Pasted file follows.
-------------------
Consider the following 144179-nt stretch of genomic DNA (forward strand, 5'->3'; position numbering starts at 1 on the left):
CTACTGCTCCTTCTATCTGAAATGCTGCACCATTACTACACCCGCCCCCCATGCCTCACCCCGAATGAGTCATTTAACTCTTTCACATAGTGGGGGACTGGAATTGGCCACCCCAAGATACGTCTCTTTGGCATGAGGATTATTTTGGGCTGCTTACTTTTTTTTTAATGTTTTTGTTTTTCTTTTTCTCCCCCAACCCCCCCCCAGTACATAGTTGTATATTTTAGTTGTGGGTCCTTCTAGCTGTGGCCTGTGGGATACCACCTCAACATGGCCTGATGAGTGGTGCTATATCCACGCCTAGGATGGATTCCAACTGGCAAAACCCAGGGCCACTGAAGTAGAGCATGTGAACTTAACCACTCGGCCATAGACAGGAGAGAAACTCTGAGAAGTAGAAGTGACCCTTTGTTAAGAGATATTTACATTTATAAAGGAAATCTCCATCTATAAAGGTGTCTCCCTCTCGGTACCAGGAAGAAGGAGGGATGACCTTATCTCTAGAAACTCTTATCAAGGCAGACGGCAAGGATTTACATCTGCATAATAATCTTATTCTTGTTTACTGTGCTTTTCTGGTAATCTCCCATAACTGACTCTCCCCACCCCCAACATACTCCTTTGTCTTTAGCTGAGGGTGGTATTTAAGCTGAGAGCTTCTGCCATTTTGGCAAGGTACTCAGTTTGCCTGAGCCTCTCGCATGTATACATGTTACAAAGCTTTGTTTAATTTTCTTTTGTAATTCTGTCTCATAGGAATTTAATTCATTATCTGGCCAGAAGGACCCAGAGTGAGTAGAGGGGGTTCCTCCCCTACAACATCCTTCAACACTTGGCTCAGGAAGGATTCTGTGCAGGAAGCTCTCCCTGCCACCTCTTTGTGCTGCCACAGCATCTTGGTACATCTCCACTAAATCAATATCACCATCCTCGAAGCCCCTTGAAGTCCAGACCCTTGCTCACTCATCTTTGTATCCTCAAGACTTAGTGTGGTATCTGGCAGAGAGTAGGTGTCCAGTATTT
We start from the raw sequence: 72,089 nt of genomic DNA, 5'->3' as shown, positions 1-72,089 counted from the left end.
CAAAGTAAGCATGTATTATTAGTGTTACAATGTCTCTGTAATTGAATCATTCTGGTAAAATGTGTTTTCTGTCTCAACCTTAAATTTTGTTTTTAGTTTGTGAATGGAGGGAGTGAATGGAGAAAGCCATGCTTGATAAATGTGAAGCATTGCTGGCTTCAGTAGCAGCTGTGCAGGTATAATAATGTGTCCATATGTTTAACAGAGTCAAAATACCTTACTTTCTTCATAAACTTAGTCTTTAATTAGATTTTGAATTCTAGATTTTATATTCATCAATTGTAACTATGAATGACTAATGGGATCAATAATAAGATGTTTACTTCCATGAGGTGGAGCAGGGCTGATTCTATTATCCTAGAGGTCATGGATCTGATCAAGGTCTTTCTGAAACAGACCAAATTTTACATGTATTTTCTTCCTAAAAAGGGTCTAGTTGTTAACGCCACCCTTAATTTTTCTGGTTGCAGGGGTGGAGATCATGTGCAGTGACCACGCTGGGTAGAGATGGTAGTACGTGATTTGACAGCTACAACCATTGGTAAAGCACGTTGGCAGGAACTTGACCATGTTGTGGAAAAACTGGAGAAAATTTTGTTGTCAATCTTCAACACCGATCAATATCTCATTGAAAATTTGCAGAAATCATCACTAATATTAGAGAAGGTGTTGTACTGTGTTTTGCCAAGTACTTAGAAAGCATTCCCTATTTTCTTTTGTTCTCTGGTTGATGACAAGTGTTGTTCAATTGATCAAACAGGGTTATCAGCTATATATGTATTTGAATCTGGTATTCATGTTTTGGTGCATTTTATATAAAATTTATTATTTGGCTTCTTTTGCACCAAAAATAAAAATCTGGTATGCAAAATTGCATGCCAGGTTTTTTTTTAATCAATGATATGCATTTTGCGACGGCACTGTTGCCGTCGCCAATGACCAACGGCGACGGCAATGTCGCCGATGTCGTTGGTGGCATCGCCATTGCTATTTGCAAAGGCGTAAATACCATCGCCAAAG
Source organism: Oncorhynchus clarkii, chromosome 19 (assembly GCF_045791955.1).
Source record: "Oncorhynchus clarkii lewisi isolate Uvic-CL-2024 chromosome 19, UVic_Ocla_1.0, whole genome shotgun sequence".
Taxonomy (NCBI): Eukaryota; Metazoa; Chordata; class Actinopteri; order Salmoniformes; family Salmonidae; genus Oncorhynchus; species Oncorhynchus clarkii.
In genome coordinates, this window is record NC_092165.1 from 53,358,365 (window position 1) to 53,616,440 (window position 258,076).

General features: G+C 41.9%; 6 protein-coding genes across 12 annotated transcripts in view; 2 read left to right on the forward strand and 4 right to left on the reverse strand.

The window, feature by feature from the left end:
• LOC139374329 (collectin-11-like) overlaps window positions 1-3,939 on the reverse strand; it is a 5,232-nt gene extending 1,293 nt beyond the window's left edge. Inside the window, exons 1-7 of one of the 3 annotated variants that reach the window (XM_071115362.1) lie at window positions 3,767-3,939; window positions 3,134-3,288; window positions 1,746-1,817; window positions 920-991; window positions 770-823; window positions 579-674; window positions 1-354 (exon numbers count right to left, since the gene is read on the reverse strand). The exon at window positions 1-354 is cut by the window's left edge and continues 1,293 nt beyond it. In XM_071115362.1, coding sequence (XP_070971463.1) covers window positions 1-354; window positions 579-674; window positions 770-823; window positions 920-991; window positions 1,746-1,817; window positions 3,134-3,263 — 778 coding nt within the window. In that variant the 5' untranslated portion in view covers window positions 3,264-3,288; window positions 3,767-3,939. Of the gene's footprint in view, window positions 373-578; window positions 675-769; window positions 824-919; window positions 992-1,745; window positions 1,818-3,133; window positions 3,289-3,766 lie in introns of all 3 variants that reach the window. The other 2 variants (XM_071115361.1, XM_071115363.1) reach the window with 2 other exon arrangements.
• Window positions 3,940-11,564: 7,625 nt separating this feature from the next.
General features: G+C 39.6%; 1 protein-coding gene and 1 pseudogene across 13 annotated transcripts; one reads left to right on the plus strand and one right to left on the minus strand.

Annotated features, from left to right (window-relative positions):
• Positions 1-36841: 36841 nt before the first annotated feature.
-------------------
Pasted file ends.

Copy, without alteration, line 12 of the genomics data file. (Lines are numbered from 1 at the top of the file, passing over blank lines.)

• Window positions 3,940-11,564: 7,625 nt separating this feature from the next.